Erik set the cup down on the counter and strolled through the kitchen wall, out into the garden. He strolled ever so lightly through the garden, the tips of his slippers skimming lightly through the grass until he reached the letter box. A chill ran through Erik's spine. Phasing helped a little against the cold, though it was no miracle cure.

He picked up the newspaper and peeled the plastic away, stowing it away in his pocket to be appropriately disposed of later, while he scanned the front page for newsworthy news. The Giants had won the Super Bowl, said the main headline, but Erik was not at all interested. His attention was drawn to an article in the bottom corner. "PUBLIC SCHOOL ACCEPTS MUTANT ENROLMENTS". He read the article as he walked back inside the house not bothering with locks or doorknobs as he went, as he was too old to stand outside in the cold for hours. The article was the same ridiculous drivel that all the papers printed these days, expressing caution and thinly-veiled scepticism at the appropriateness of the decision on the behalf of the school-board. The article directed him to turn to page four to read more, so he spread the newspaper out on the kitchen table and read the rest of the article.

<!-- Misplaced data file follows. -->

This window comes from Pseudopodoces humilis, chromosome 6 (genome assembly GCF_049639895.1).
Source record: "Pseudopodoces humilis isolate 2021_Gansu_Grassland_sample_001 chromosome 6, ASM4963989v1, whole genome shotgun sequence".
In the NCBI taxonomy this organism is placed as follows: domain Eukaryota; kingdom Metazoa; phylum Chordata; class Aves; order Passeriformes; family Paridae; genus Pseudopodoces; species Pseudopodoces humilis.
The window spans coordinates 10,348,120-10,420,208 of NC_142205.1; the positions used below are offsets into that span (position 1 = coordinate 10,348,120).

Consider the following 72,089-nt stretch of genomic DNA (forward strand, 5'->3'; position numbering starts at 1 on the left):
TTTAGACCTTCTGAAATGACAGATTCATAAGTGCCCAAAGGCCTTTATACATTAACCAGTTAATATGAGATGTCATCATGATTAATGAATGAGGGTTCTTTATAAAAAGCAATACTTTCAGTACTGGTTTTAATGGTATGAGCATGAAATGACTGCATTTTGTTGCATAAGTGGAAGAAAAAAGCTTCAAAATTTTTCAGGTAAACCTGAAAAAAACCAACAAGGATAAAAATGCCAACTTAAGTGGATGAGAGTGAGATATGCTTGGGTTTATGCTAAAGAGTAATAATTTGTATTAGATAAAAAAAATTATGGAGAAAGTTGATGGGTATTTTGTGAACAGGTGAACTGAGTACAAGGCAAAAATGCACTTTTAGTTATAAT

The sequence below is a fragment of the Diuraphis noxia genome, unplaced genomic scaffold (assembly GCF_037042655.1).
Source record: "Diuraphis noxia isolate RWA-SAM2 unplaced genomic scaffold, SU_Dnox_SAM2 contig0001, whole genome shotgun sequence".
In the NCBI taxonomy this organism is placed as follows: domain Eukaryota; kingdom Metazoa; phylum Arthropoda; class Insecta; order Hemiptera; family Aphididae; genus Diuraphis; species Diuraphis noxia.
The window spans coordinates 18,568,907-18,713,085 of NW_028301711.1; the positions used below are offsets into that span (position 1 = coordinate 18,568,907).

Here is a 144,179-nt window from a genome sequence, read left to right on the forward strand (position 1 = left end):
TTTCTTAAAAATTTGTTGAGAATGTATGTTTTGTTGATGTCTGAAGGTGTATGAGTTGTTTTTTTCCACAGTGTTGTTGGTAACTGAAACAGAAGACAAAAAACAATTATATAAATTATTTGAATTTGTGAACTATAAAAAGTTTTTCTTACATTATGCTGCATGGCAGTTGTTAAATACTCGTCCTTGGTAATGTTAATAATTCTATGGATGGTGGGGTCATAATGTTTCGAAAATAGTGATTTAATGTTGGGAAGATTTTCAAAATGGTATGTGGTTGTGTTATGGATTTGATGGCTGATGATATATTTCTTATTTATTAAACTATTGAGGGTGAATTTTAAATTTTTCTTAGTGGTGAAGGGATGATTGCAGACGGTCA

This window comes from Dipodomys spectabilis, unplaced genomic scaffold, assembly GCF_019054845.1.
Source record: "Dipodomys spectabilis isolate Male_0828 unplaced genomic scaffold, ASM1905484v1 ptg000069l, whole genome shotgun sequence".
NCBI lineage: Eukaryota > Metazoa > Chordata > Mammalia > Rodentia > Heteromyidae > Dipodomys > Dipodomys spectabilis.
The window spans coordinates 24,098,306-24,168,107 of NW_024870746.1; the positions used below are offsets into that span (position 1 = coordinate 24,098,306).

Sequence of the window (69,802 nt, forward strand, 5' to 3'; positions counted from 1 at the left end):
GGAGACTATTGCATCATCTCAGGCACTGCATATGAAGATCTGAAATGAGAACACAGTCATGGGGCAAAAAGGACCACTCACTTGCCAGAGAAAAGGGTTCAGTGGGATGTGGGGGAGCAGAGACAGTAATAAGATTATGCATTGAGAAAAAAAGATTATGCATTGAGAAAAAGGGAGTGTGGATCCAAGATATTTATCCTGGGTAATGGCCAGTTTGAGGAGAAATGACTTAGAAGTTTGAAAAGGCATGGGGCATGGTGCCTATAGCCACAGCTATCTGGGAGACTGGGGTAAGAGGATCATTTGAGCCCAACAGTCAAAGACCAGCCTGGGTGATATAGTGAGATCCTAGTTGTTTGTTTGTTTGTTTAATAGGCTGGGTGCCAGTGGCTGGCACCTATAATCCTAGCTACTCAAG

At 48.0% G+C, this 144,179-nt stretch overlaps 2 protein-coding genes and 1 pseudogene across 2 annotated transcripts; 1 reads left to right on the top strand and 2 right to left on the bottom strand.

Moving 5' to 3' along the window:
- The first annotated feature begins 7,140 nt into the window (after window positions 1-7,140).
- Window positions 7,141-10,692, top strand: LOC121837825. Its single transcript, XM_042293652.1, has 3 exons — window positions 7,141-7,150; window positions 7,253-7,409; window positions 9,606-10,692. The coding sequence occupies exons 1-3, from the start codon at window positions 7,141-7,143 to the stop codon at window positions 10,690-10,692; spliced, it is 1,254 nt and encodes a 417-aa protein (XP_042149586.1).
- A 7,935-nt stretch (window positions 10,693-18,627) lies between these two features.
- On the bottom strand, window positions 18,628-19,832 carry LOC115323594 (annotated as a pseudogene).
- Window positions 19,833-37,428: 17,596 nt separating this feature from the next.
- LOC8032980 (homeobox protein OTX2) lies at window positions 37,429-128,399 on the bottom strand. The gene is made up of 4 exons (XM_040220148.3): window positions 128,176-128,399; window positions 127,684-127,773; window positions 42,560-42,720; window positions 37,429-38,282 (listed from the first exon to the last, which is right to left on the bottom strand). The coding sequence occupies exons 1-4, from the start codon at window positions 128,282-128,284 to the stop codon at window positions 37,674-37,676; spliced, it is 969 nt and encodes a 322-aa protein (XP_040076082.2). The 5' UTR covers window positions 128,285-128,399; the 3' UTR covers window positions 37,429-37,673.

A Friends of Humanity Spokesperson confirmed that the organisation will hold a peaceful demonstration in Connecticut next week. Melissa Beatbaker announced in a press conference that the pro-humanity group plans to march in protest to Cromwell High School's decision to accept mutant enrolments.

The kettle whistled and Erik stood to pour himself his tea. It was such a massive step forward for the mutant community to have a public school open enrolment, only to have this organisation seek to reverse the breakthrough. Such intolerance was not to be born. Education was a basic human right, and every child, no matter their race, sex, class or religion was entitled to it, why should they make an exception based on the make-up of one child's genes? Erik tossed the used teabag into the trash and took a tentative sip of the Earl Grey. He would call a meeting of his Brotherhood to discuss this new development. In the meantime, he would solve the crossword.

ooc )